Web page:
In 1309 Robert the Bruce was proclaimed king in Dundee. The Old Steeple dates from 1442 and is the oldest building in the city. It was set alight by the English in 1548 and used as a prison from 1588. During a siege in 1651, General Lumsden and his men held out for 3 days; eight hundred men plus 200 women and children were executed. “The Discovery”, Captain Scott’s polar research ship, was built here and is now docked at the old ferry terminal.


Inverness, the capital and principal crossroads of the Highlands, has an enviable location at the head of the Great Glen and on the shores of the Moray Firth. It is a bustling and cosmopolitan millennium city dissected by the charming River Ness and overlooking the river is Inverness Castle (1830s). The Eden Court Theatre is the focal point of cultural life in the Highlands and Bught Park is the setting for the annual Highland Games.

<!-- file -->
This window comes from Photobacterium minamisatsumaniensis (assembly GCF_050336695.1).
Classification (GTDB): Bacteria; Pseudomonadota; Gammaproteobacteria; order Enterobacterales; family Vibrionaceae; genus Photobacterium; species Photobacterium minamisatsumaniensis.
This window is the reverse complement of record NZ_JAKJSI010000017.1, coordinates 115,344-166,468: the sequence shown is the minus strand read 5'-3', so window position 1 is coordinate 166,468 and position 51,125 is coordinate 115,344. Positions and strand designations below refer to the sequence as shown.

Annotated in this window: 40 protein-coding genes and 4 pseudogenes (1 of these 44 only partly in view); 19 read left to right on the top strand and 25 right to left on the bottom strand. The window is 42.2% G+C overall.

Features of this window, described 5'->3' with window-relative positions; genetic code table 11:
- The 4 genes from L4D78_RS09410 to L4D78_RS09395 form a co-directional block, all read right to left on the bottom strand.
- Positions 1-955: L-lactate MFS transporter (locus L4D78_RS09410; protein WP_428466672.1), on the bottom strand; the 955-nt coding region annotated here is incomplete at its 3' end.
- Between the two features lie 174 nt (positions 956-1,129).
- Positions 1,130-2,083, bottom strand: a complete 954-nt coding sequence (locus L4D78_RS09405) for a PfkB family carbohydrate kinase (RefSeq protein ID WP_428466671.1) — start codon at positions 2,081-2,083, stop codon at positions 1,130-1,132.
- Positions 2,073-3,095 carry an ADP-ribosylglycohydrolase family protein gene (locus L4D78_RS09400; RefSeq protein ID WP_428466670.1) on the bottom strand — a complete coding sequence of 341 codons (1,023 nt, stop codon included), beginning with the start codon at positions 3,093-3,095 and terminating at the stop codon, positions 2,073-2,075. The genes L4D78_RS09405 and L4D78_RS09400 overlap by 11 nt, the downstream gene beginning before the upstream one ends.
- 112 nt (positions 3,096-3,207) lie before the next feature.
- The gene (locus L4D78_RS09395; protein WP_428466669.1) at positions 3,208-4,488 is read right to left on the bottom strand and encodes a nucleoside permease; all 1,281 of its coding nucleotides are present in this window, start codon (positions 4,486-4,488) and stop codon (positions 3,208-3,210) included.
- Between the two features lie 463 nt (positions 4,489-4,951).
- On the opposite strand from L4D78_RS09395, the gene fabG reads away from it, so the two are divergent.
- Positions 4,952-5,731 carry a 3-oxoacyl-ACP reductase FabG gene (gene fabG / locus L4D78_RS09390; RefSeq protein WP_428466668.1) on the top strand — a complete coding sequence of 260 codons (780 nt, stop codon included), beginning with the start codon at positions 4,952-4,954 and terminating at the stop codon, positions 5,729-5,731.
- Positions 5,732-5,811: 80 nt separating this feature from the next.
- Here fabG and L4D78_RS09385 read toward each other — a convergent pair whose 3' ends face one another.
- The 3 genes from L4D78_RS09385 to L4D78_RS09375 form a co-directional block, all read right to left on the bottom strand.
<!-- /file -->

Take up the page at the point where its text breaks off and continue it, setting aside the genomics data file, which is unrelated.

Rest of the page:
Stirling is Scotland’s youngest city, where the Wars of Independence were fought and won. For three centuries, monarchs ruled there in splendour and merchants and craftsmen plied their trade. “Stirling, like a huge brooch, clasps Highlands and Lowlands together,” wrote Alexander Smith in 1856. The city first received the “burgh” title in the 12th century. It was granted a Royal Charter, becoming one of the most important towns of medieval Scotland. Stirling Castle sits high on its rock overlooking the town while the Wallace Monument looks down to the bridges crossing the River Forth.